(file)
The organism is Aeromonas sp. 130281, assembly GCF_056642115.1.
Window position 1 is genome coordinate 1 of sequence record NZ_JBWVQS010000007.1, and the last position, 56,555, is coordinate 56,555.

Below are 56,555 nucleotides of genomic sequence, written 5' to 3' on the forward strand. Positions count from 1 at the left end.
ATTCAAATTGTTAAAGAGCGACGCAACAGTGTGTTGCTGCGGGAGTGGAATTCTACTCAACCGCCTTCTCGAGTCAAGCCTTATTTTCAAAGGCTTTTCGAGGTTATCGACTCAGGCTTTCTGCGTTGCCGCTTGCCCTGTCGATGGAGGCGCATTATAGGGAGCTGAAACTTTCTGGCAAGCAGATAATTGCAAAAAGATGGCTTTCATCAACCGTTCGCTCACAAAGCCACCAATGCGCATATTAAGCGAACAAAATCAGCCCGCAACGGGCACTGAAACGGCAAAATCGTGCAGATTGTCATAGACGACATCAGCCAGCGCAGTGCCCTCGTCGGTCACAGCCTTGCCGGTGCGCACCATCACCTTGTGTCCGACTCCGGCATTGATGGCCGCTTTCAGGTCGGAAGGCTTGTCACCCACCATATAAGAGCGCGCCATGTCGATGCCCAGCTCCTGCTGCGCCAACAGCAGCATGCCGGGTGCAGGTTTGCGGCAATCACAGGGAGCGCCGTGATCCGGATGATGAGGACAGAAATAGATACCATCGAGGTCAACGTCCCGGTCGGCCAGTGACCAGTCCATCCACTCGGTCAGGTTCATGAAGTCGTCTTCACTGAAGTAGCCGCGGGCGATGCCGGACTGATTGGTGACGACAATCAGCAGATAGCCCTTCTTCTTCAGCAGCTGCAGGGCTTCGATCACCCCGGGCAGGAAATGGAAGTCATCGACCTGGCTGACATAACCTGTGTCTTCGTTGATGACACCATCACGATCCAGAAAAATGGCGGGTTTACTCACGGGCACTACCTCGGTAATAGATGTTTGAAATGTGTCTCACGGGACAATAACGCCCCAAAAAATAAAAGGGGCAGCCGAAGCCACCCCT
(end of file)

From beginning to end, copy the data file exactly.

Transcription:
The organism is Aeromonas sp. 130281, assembly GCF_056642115.1.
Window position 1 is genome coordinate 1 of sequence record NZ_JBWVQS010000007.1, and the last position, 56,555, is coordinate 56,555.

Below are 56,555 nucleotides of genomic sequence, written 5' to 3' on the forward strand. Positions count from 1 at the left end.
ATTCAAATTGTTAAAGAGCGACGCAACAGTGTGTTGCTGCGGGAGTGGAATTCTACTCAACCGCCTTCTCGAGTCAAGCCTTATTTTCAAAGGCTTTTCGAGGTTATCGACTCAGGCTTTCTGCGTTGCCGCTTGCCCTGTCGATGGAGGCGCATTATAGGGAGCTGAAACTTTCTGGCAAGCAGATAATTGCAAAAAGATGGCTTTCATCAACCGTTCGCTCACAAAGCCACCAATGCGCATATTAAGCGAACAAAATCAGCCCGCAACGGGCACTGAAACGGCAAAATCGTGCAGATTGTCATAGACGACATCAGCCAGCGCAGTGCCCTCGTCGGTCACAGCCTTGCCGGTGCGCACCATCACCTTGTGTCCGACTCCGGCATTGATGGCCGCTTTCAGGTCGGAAGGCTTGTCACCCACCATATAAGAGCGCGCCATGTCGATGCCCAGCTCCTGCTGCGCCAACAGCAGCATGCCGGGTGCAGGTTTGCGGCAATCACAGGGAGCGCCGTGATCCGGATGATGAGGACAGAAATAGATACCATCGAGGTCAACGTCCCGGTCGGCCAGTGACCAGTCCATCCACTCGGTCAGGTTCATGAAGTCGTCTTCACTGAAGTAGCCGCGGGCGATGCCGGACTGATTGGTGACGACAATCAGCAGATAGCCCTTCTTCTTCAGCAGCTGCAGGGCTTCGATCACCCCGGGCAGGAAATGGAAGTCATCGACCTGGCTGACATAACCTGTGTCTTCGTTGATGACACCATCACGATCCAGAAAAATGGCGGGTTTACTCACGGGCACTACCTCGGTAATAGATGTTTGAAATGTGTCTCACGGGACAATAACGCCCCAAAAAATAAAAGGGGCAGCCGAAGCCACCCCT